At the end of the second class, we started cleaning up, and the boys asked me to photocopy their graph and data, and let them take home their other catapult designs. One of them said to the other boys, "Let’s keep working on this next year!"

There are a lot of ways one could go with this project, but one thing I really liked about it was that we created a mathematical investigation from some pretty basic supplies, that the data that results has enough experimental error that it makes it more obvious that collecting many trials is useful, and that the graph was clear enough that students could read the results from the graph fairly easily.

I’m always on the look-out for ways of finding connections between mathematics and other areas of knowledge. Music is one of the areas of knowledge that I know has some similarities with mathematics, and so I’ve been brainstorming ways one could incorporate music into a mathematics classroom. Here are a few examples.

1. A musical scale is an example of a sequence (of notes) and could be used to show the idea the order of objects, related to the order of numbers. As each note in an ascending scale is played in sequence, students should be able to hear that the notes have a order, and then you can relate this order to the order we associate with the counting numbers.

2. Introducing students to patterns can also be done nicely with music, either with notes, or with percussion instruments. Here are two sample patterns. One simple activity to do with students here is to have them produce their own different types of patterns.

3. You can also use music to develop some conceptual understanding of skip counting. Often children are taught to count by 2s and 3s but do not necessarily understand what this means. Obviously one should use manipulatives and other techniques to develop this understanding, but here’s an example of how skip counting sounds in music. This example could also be used as an introduction to simple linear functions as well at a later grade.

4. You could introduce students to fractions by comparing relative sizes of different notes. In the example below, the music starts off with 16th notes, followed by 8th notes, quarter notes, half notes, and finally a whole note. Can you hear how obvious the difference is between the notes?

5. Music notes themselves are sound waves, which if you have an oscilloscope, you can visualize directly as you listen to a note. A pure note has a relatively simple associated wave, but notes as played on a music instrument are almost always composed of multiple harmonics (or waves of different frequences added together). This is an example of a capture from a digital oscilloscope. What do you think the seemingly random waves that appear between the notes are from?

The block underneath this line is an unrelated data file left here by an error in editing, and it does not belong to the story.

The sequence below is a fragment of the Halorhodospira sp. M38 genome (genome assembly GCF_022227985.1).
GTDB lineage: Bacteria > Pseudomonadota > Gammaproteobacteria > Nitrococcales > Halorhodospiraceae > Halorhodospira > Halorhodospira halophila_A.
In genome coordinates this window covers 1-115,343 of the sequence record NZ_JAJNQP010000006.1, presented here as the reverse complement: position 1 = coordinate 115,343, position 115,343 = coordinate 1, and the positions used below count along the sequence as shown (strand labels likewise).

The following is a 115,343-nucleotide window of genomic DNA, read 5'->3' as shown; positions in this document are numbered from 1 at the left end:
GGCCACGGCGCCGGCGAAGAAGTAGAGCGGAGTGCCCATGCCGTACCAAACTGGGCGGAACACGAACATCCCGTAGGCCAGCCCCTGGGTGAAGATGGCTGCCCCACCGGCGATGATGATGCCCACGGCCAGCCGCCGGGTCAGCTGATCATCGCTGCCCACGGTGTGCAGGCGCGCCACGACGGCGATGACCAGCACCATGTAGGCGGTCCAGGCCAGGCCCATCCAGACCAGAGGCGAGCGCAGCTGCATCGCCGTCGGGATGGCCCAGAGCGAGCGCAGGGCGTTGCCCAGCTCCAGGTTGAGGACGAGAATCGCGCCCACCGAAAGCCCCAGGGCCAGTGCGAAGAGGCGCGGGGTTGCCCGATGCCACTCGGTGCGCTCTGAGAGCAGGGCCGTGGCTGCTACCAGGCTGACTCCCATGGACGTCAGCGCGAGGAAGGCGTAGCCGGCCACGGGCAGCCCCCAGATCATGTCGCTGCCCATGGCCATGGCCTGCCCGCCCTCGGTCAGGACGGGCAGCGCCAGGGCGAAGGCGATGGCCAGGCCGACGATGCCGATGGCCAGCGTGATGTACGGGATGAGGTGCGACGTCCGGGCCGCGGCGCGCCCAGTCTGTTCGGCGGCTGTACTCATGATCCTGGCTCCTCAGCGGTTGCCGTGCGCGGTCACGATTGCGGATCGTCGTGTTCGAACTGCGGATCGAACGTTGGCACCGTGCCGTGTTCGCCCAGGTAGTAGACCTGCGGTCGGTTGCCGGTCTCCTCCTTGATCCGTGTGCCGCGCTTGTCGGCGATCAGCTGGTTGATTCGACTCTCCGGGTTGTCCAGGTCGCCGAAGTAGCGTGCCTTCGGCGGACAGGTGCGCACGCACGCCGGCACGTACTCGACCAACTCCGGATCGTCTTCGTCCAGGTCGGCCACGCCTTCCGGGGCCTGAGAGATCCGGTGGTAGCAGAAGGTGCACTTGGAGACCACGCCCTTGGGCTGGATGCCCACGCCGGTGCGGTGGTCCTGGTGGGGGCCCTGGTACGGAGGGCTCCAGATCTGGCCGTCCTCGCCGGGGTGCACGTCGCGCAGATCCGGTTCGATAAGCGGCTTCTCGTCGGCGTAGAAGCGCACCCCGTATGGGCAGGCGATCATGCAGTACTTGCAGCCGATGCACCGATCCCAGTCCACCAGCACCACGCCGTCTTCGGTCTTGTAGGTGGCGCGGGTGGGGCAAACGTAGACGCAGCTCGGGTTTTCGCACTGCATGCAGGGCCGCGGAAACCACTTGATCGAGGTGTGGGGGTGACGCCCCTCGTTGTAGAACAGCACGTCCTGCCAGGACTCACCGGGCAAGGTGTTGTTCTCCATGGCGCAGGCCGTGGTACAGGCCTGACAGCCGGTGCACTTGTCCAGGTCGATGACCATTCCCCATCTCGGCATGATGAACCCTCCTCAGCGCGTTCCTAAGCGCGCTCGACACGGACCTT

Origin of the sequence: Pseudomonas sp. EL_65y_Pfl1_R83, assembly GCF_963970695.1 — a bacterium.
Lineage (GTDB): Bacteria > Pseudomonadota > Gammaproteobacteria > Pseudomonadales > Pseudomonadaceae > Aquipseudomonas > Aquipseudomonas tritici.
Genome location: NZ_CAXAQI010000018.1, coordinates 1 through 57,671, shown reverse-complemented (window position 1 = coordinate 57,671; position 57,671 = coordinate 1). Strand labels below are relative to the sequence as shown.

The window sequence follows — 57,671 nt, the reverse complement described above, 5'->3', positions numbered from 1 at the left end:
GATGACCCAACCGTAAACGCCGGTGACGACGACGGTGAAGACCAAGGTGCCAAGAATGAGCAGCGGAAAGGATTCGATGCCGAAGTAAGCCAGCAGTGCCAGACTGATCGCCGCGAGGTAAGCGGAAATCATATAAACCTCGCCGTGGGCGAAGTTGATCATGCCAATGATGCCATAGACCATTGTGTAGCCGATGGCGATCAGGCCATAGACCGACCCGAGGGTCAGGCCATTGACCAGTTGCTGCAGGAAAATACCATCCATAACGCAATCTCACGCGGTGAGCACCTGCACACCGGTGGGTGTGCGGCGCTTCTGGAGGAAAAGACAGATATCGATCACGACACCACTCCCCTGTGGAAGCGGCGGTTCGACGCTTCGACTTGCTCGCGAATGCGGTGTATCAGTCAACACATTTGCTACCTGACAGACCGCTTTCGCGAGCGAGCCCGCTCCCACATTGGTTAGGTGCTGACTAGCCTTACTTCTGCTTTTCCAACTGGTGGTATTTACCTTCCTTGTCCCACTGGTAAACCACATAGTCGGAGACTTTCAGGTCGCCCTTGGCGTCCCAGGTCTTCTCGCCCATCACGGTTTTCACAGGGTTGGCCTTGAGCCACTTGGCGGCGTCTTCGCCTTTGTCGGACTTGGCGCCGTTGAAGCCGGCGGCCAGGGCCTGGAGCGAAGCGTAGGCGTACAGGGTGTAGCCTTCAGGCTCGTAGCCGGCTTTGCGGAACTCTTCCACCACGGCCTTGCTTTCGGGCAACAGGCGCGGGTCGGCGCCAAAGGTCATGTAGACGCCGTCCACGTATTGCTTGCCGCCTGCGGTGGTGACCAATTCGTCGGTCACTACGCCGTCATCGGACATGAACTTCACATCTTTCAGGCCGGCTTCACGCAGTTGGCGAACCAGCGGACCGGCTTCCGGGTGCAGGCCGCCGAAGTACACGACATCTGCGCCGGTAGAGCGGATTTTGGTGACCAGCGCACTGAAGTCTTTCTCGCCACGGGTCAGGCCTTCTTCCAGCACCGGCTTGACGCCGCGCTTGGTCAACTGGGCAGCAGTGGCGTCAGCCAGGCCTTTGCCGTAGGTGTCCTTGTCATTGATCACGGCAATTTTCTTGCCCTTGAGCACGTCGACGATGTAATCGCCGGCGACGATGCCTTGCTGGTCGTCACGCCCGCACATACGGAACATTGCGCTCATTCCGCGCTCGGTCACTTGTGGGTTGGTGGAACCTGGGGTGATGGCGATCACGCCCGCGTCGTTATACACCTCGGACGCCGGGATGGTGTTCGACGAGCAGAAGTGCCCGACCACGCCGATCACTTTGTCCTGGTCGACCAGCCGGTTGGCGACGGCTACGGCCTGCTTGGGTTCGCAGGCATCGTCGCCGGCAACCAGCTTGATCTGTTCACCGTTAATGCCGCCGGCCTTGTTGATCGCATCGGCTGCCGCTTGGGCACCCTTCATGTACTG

You can also visualize the volume of the notes (by opening up an audio recording of some music being played in a program like Audacity, for example), and notice an interesting drop-off that occurs. If you measure this drop-off closely, it should match an exponential decay function.

Notice also what the volume of the notes over time looks like when we zoom in on one of them.

6. Imagine you played one note on the piano at one constant speed, and another note at a different constant speed. After how many notes would you play both notes at the same time? This is an application of the lowest common multiple (provided you express the number of notes played per unit time in lowest terms). Below is a video where one note is being played at a rate of 120 times per minute, and in a different recording, the same note is being played at a rate of 150 times per minute. Do you notice something interesting when both recordings are played simultaneously?

7. Another area where mathematics comes into play is in the ratio of the wavelengths of different notes. Karen Cheng does an excellent job of explaining how this relates to why we appreciate some music more than other music.

Hopefully these short examples give you some examples of how mathematics and music are related. In another post, I intend to look at musical instruments, and how mathematics can be used to construct them.

* Musical scores created with Noteflight. This program has a free demo one can use without signing in, but if you want to save your work, you will need to sign up for a free account.

** If you are viewing this post in your email, none of the videos will be visible, so I recommend reading it online here.

I’ve been playing with paper folding recently, and exploring the mathematics involved. I’m simply amazed by the number of mathematical ideas that can be represented by paper folding, so I thought I would share a few of my discoveries here.

Sequences

As you can see above, you can generate the sequence of numbers 1, 2, 4, 8, 16, 32 and so on, just by folding the paper in half again each time. This means that there is an exponential relationship between the number of folds you have made and the number of areas created on the paper.

Notice that if I instead fold the paper into thirds each time, the sequence changes into 1, 3, 9, 27, etc… which suggests that folding a piece of paper is a little bit like multiplication.

Fractions

First, form the fraction by folding the paper into quarters and shading three of them in.

Now fold the paper in the other direction into thirds, and shade , ideally in the other direction. Where your two shadings have overlapped is the product of your two fractions, in this case .

Symmetry

Here is an example of folding the paper around the centre to produce rotational symmetry. I worked with a student to produce snowflakes with  9 points, 12 points, and other points, after watching this interesting video by Vi Hart

Tessellations

If you fold a paper in half a bunch of times, you can create a tesselation by cutting portions of the paper out. The number of folds and the size of the repeated portion of the tessellation have an interesting relationship.

Circle geometry

If you very carefully cut a circle out of a piece of paper (which will finally give you a use for all of those CDs you have laying around you aren’t using anymore), you can prove quite a large number of the theorems from circle geometry by folding the paper in certain ways.

For example, if you fold the paper in half twice in two different directions, the intersection of the folds has a useful property.

For further resources on paper folding and mathematics, see this TED talk by Robert Lang, this book on the mathematics of paper-folding, and this useful PDF describing some geometry theorems that can be demonstrated through paper folding. See also this very interesting article on fraction flags (via @DwyerTeacher).